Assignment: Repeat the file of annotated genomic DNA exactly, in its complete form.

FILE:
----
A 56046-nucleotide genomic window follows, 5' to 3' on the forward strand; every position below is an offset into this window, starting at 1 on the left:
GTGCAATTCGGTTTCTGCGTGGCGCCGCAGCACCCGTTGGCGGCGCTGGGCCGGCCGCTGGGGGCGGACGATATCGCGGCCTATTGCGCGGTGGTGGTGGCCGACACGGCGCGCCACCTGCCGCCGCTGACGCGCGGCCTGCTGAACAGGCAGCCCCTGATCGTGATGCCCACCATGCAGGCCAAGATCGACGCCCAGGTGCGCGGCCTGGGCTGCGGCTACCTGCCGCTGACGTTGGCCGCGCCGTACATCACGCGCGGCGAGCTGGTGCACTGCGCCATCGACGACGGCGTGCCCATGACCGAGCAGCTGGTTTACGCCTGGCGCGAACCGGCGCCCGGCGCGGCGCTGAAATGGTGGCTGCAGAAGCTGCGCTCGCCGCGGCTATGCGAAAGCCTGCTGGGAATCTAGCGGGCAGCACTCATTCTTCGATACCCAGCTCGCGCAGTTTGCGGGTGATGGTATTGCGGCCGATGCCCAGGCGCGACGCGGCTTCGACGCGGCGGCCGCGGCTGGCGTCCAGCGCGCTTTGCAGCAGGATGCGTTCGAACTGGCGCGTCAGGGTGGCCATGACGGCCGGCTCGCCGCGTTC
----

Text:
A 56046-nucleotide genomic window follows, 5' to 3' on the forward strand; every position below is an offset into this window, starting at 1 on the left:
GTGCAATTCGGTTTCTGCGTGGCGCCGCAGCACCCGTTGGCGGCGCTGGGCCGGCCGCTGGGGGCGGACGATATCGCGGCCTATTGCGCGGTGGTGGTGGCCGACACGGCGCGCCACCTGCCGCCGCTGACGCGCGGCCTGCTGAACAGGCAGCCCCTGATCGTGATGCCCACCATGCAGGCCAAGATCGACGCCCAGGTGCGCGGCCTGGGCTGCGGCTACCTGCCGCTGACGTTGGCCGCGCCGTACATCACGCGCGGCGAGCTGGTGCACTGCGCCATCGACGACGGCGTGCCCATGACCGAGCAGCTGGTTTACGCCTGGCGCGAACCGGCGCCCGGCGCGGCGCTGAAATGGTGGCTGCAGAAGCTGCGCTCGCCGCGGCTATGCGAAAGCCTGCTGGGAATCTAGCGGGCAGCACTCATTCTTCGATACCCAGCTCGCGCAGTTTGCGGGTGATGGTATTGCGGCCGATGCCCAGGCGCGACGCGGCTTCGACGCGGCGGCCGCGGCTGGCGTCCAGCGCGCTTTGCAGCAGGATGCGTTCGAACTGGCGCGTCAGGGTGGCCATGACGGCCGGCTCGCCGCGTTC